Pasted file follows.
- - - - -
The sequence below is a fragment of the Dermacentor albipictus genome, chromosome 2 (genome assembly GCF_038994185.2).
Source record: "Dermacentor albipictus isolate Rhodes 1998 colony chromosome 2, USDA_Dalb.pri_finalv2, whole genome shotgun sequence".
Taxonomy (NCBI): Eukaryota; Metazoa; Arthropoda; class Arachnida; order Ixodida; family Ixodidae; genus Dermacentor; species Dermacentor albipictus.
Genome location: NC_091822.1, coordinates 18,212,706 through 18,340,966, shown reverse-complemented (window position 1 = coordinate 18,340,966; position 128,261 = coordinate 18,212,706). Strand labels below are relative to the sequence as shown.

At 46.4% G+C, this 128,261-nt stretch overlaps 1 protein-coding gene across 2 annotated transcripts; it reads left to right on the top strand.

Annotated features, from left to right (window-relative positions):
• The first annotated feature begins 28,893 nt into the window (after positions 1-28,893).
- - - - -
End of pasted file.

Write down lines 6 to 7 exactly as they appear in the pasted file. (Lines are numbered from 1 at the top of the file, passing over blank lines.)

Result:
Annotated features, from left to right (window-relative positions):
• The first annotated feature begins 28,893 nt into the window (after positions 1-28,893).